Below are some thoughts about some of the songs while going through my first listen.
December 23, 2004
Buy the World Some Coke
By the way, The Smithereens are a highly underrated band. They have a knack of balancing great pop hooks with muscular guitar crunch. I was hooked with "Girl Like You," and I've never looked back. Go get their greatest hits collection.
December 13, 2004
Today, five new inductees were announced into the Rock and Roll Hall of Fame. U2, The O'Jays, Percy Sledge, The Pretenders, and Buddy Guy made it. Who missed out? Grandmaster Flash & the Furious Five, the J. Geils Band, and Conway Twitty. Another glaring omission is the Canadian power trio Rush who this year celebrated 30 years as a band. They're a band that has progressed from Led Zeppelin metal to art rock to 80s rock/pop to the stylized music they make today. Through it all there has been fine musicianship, great songs, and intelligent lyrics.
Not to pick on The Pretenders--they had their time in the late 70s and 80s, but Rush has consistently put out interesting music that stretches their abilities and their listeners ears. And would the Hall of Fame seriously consider The J. Geils Band? They had two songs, "Centerfold" and "Freeze Frame." That earns you an "as seen on TV" greatest hits collection, not a place in Cleveland.
According to an "expert," Rush isn't in the HOF because Rolling Stone magazine doesn't like them. So it's Jan Wenner's fault. There is a petition 22,000+ have signed, so I'm not the only upset Rush fan.
December 07, 2004
Oddly, it's December and my neck of the woods hasn't yet seen snow fall. Wisconsin has a reputation for being one of America's iceboxes so no hint of snow yet is a surprise. If it's because of global warming then I'm even more anti-Kyoto. I bring up the weather, not because I love writing about it, but because a new dance mix album is out. Escape: St. Barth's transports you to a place of sand, sun, and warm, fun house music.
The highlights of this mix include Martin Solveig's "Rocking Music (Joey Negro Dub Mix)" that lives up to its name. It has a great groove and beat with a bouncing bass. GusGus's "David (Tim Deluxe Mix)" entertains with a simple happy synth topped by standard female house vocal. Tim Deluxe does it again with his own "It Just Won't Do." The song has a horn theme where even Sam Obernik's vocal sounds like a horn. The Supermen Lovers' "Starlight (Dub Version)" adds a retro touch to the mix. It brings a funky disco feel with soulful singing and traditional song structure. Near the end there's Lee Cabrera's "Shake It (Move a Little Closer)." It's sweaty, sexy, and makes you want to dance close to someone. This song best captures the summer vibe.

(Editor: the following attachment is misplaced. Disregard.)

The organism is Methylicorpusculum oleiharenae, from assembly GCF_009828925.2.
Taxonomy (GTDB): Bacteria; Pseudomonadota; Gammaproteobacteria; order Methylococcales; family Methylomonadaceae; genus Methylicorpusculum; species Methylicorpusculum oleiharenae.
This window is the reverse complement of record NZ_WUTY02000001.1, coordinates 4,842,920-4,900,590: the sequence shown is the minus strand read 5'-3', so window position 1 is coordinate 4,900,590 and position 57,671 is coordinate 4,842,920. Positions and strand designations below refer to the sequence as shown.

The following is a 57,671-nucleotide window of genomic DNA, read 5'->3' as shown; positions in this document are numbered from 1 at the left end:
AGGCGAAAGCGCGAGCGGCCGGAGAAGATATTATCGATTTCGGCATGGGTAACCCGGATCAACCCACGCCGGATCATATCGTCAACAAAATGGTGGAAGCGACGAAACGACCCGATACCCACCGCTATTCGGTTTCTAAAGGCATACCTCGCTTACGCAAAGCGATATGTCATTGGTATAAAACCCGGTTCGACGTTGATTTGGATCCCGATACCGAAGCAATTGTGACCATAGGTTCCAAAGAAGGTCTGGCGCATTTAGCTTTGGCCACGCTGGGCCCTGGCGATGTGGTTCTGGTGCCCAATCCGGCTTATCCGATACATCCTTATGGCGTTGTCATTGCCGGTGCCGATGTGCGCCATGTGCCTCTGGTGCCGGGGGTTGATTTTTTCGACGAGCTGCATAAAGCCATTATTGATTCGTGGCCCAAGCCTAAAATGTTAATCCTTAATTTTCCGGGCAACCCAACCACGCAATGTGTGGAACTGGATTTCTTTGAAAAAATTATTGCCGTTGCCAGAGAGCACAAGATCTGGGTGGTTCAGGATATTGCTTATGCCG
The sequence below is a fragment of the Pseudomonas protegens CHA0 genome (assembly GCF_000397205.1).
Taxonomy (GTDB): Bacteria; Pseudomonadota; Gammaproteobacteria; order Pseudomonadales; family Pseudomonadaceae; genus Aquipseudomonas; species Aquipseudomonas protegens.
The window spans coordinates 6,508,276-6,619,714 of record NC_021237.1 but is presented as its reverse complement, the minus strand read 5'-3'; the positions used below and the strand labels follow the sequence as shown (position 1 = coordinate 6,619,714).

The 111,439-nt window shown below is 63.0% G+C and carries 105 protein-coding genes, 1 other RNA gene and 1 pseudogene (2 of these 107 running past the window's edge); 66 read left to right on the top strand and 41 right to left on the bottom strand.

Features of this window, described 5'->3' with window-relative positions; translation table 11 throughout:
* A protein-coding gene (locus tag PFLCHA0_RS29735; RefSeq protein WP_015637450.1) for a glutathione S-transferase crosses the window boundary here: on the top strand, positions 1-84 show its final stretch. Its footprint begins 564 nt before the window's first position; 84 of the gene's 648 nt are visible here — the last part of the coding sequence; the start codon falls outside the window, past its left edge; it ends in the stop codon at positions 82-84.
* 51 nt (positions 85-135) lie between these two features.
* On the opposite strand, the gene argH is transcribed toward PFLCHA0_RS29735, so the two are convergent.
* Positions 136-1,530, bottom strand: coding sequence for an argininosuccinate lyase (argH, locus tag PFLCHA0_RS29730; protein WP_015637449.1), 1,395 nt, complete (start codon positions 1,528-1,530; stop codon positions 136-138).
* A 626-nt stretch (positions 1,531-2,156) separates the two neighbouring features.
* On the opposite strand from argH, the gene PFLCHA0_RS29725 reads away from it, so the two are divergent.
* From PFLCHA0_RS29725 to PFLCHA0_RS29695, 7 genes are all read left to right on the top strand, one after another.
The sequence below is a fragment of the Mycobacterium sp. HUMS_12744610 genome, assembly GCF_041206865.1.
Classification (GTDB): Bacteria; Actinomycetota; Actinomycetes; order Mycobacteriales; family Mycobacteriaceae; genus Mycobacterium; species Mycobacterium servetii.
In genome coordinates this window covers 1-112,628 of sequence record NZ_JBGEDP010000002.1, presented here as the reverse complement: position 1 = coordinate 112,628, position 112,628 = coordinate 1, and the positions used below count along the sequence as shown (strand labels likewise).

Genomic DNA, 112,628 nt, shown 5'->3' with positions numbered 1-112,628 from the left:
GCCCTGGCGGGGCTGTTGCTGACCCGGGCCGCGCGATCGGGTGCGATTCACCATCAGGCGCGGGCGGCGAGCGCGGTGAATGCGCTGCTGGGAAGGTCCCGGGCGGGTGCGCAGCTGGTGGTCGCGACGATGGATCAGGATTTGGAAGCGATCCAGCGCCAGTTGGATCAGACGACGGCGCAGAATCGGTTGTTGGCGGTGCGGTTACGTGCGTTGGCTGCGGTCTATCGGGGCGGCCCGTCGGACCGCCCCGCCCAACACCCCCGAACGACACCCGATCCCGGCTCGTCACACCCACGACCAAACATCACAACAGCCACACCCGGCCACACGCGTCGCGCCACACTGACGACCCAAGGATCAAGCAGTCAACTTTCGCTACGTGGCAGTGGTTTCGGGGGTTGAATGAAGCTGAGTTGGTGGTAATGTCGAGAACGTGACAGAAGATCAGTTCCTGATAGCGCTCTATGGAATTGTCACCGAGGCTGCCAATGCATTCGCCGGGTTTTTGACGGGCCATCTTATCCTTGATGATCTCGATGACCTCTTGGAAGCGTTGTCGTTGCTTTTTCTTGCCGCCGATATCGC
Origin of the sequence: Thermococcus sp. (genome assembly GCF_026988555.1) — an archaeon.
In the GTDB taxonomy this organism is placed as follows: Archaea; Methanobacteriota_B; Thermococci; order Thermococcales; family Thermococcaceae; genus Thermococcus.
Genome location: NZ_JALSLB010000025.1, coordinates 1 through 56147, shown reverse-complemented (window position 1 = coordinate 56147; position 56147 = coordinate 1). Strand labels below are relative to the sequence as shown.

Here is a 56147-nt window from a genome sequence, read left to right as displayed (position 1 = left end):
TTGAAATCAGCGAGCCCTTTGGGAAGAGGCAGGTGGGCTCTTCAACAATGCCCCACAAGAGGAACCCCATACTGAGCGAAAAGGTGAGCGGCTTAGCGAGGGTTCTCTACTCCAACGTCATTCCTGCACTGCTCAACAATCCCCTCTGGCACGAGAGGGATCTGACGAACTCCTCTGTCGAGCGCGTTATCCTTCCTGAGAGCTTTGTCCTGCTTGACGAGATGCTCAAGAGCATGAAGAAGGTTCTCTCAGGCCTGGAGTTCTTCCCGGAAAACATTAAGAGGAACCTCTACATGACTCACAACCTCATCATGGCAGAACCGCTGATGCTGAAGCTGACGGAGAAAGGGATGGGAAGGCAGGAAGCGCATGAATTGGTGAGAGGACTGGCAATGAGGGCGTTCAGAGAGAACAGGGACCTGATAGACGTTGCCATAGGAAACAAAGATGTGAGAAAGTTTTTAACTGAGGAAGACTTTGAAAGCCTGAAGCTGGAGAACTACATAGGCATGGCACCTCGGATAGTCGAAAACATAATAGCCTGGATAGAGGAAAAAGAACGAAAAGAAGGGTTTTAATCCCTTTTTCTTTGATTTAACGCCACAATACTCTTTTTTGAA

Escape: St. Barth's is not serious progressive house. This is fun, smiley house with plenty of hooks but little cheese which a mix invoking the summer could easily "melt" into.
[Added to OTB's Beltway Traffic Jam.]
November 24, 2004
How to Dismantle an Atomic Bomb is in my hands. All the hype along with a brilliant piggy back on Apple's iPod got me excited. But the U2 website was streaming the album so I listened and was let down. This is suppose to be U2's rock album. (If so, then what kind of music were they putting out before?) Nothing else besides "Vertigo" got my heart pumping. It's not that the album is bad, I haven't listen to it enough yet, but I have to change my expectations. For those of you who don't know if they should get HTDAAB here's Mark Saleski's review.
October 15, 2004
I Feel Like I'm in an Apple Commercial
A surprise was waiting for me when I got home from work: my new iPod. The 20GB model now has 4300+ songs on it--it took about 90 minutes. At one point tonight I had my iPod in one pocket and my digital camera in the other. I've joined the Gadget Geek Gang, and I don't know how to feel about this. Maybe I'll figure it out while I'm reading The Pentagon's New Map.
[Yes, this post became a virtual Amazon.com commercial. It's Friday, I'm having fun, and hardly anyone's reading this.]
October 03, 2004
Almost a WOW
Way Out West could have been thought of as Nick Warren's gig when he wasn't zooming across the globe DJing. That certainly seemed like it when he and fellow DJ and producer Jody Wisternoff wrote "Intensify" on their second album of the same name. Three years later WOW has a new album. The dance vibe is still there but the twelve songs on Don't Look Now feel more like actual songs, not just dance tracks. Drums and guitars join the synths, drum machines, and computer cut-ups. But what really lifts this album is the new third member of WOW. Omi is what Warren and Wisternoff call their "secret weapon." She's not your standard issue dance track diva. Her voice is warm and breathy. Imagine a deeper sounding Kirsty Hawkshaw, and you'll be in the ballpark. Omi's emotional connection to the lyrics carries the tracks "Anything But You," "Don't Forget Me," and "Just Like a Man."
The songs are full of air. That's a compliment. They're full of space and breathe. They fit perfectly with Omi's voice. The music matches the vocals. That's a big aesthetic plus.
I don't want to say Don't Look Now is bereft of the energy needed for a good electronic dance album, because it's not. "Anything But You" immediately kicks it with a strong break beat. "Fear" has an ex-Echo and the Bunnymen drummer flailing away. "Killa" starts with an big space-filling synth intro followed by a pumping break beat.
Don't be surprised with all the trance elements. Nick Warren is/was one of the best trance DJs in the world. Fans of BT's Emotional Technology will find no complaints with this album. Both are similar sonically in their use of break beats and vocals. WOW tops BT because of Omi's emotional depth.
Giving Don't Look Now a big WOW may be going too far. The last few songs felt too similar and began to melt together in my brain. It is a solid album that lets electronic music fans know artists want to stretch the boundaries of this limitless genre. Given the talent, they can succeed.
Reuters Gets It Right